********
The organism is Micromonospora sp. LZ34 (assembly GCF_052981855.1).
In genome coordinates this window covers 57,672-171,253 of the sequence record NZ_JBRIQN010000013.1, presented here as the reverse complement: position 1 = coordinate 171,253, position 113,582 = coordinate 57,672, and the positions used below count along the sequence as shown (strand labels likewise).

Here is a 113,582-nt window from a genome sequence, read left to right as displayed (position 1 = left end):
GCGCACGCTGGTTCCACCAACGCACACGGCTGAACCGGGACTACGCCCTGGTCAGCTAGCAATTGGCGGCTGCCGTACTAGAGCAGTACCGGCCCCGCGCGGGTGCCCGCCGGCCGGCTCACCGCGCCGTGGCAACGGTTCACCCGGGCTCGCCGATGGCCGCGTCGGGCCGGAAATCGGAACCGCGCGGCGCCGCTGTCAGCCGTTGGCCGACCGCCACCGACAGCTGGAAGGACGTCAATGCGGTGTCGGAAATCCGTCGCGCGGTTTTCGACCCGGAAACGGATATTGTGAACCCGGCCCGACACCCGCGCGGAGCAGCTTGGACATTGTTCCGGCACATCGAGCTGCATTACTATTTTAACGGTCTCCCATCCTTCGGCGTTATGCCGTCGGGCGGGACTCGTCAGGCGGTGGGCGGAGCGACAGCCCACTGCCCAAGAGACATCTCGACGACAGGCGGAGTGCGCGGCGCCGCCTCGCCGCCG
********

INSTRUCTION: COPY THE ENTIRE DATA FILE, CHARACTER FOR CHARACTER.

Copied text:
The organism is Micromonospora sp. LZ34 (assembly GCF_052981855.1).
In genome coordinates this window covers 57,672-171,253 of the sequence record NZ_JBRIQN010000013.1, presented here as the reverse complement: position 1 = coordinate 171,253, position 113,582 = coordinate 57,672, and the positions used below count along the sequence as shown (strand labels likewise).

Here is a 113,582-nt window from a genome sequence, read left to right as displayed (position 1 = left end):
GCGCACGCTGGTTCCACCAACGCACACGGCTGAACCGGGACTACGCCCTGGTCAGCTAGCAATTGGCGGCTGCCGTACTAGAGCAGTACCGGCCCCGCGCGGGTGCCCGCCGGCCGGCTCACCGCGCCGTGGCAACGGTTCACCCGGGCTCGCCGATGGCCGCGTCGGGCCGGAAATCGGAACCGCGCGGCGCCGCTGTCAGCCGTTGGCCGACCGCCACCGACAGCTGGAAGGACGTCAATGCGGTGTCGGAAATCCGTCGCGCGGTTTTCGACCCGGAAACGGATATTGTGAACCCGGCCCGACACCCGCGCGGAGCAGCTTGGACATTGTTCCGGCACATCGAGCTGCATTACTATTTTAACGGTCTCCCATCCTTCGGCGTTATGCCGTCGGGCGGGACTCGTCAGGCGGTGGGCGGAGCGACAGCCCACTGCCCAAGAGACATCTCGACGACAGGCGGAGTGCGCGGCGCCGCCTCGCCGCCG